A Crash Course in Caregiving

Living with a chronic illness often dramatically changes the way you manage routine activities and responsibilities. You might need assistance to keep up with home chores or may need accommodations to extend the time you can remain gainfully employed.

Giving Care and Receiving Care

Since being diagnosed with multiple sclerosis and rheumatoid arthritis, my mother and my husband have served as my care-partners at various times. Between the three of us, we manage to keep up with meals, dishes, laundry, and occasional yard work. Thorough cleaning of the house often takes a backseat.

I have also served as my mother’s caregiver, particularly since her chronic illnesses progressed in recent years. I have joked at times that if you add our abilities together, we might collectively equal one healthy individual.

Being a 24-hour caregiver

Recently, I’ve learned more about what it takes to serve as a 24-hour caregiver. My mother-in-law had knee replacement surgery and has needed a lot of assistance as she is recovering and slowly getting stronger.

Right now, our goal is to get her to a point where she can become independent once more. On that path, she spent a week in a rehabilitation facility after which she began receiving in-home healthcare services. I have basically moved in with her for now.

She has sessions with a physical therapist, occupational therapist, two nurses who have come to the house for different reasons, and a home health aide who is great with showers. I have helped with dressing, meals, clean-up, laundry, shopping, safe climbing of stairs, bandage changes, coordination of services, and general companionship. My mother-in-law loves to talk. When she transitions to outpatient services at the end of this week, I will need to add transportation to PT and doctors’ appointments to the list.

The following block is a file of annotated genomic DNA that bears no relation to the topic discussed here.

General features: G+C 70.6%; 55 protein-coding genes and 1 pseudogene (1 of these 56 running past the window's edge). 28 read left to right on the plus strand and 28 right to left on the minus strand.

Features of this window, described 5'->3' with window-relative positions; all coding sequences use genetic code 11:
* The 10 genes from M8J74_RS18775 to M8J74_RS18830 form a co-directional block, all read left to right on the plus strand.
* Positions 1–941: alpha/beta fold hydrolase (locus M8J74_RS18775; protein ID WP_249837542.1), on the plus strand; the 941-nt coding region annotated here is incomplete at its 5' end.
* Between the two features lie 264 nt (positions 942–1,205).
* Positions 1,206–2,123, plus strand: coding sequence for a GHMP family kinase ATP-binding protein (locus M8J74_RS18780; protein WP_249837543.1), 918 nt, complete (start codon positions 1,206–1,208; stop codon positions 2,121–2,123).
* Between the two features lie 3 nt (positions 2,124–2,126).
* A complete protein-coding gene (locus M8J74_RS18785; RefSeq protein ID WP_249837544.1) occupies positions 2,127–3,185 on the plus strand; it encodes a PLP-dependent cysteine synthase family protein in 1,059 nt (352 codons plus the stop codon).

I have traveled to my own home for a few hours each day to teach lessons only to return to my mother-in-law’s home to continue taking care of things. Somehow I even managed to mow our yard when it stopped raining long enough to do so.

Although my advocacy and writing work can be done from anywhere, as long as I have my computer available, I’m finding that it is really difficult to stay focused and complete assignments when there are constant interruptions. So I am basically forced to take time away from work to help out with my mother-in-law’s acute needs for the time being.

To be honest, I’m relieved that this is a short-term arrangement. I’m learning that I’m not prepared to be a full-time caregiver. It has been really hard on my body and mental outlook, but I am once again recognizing that I am stronger than I ever thought.

It takes a village

Based on this experience, I have been contemplating what it is like for other people who both need help taking care of themselves as they take care of others. It’s not an easy situation to be in and I’m glad that I don’t have to do it alone. After a significantly increased commute, Rob takes the evening shift and my mother has served as company when neither of us could be present due to prior obligations. I can hardly imagine how a single family member who has a job could possibly do this alone. It has taken three of us to cover 24/7 needs during this critical first week at home.

I am eternally grateful that I don’t have to do this alone and that we have each other to lean upon during this increased time of need. I will be equally thankful when my mother-in-law has regained her independence. I’m sure she is looking forward to that as well.

-Lisa

This article represents the opinions, thoughts, and experiences of the author; none of this content has been paid for by any advertiser. The RheumatoidArthritis.net team does not recommend or endorse any products or treatments discussed herein. Learn more about how we maintain editorial integrity here.

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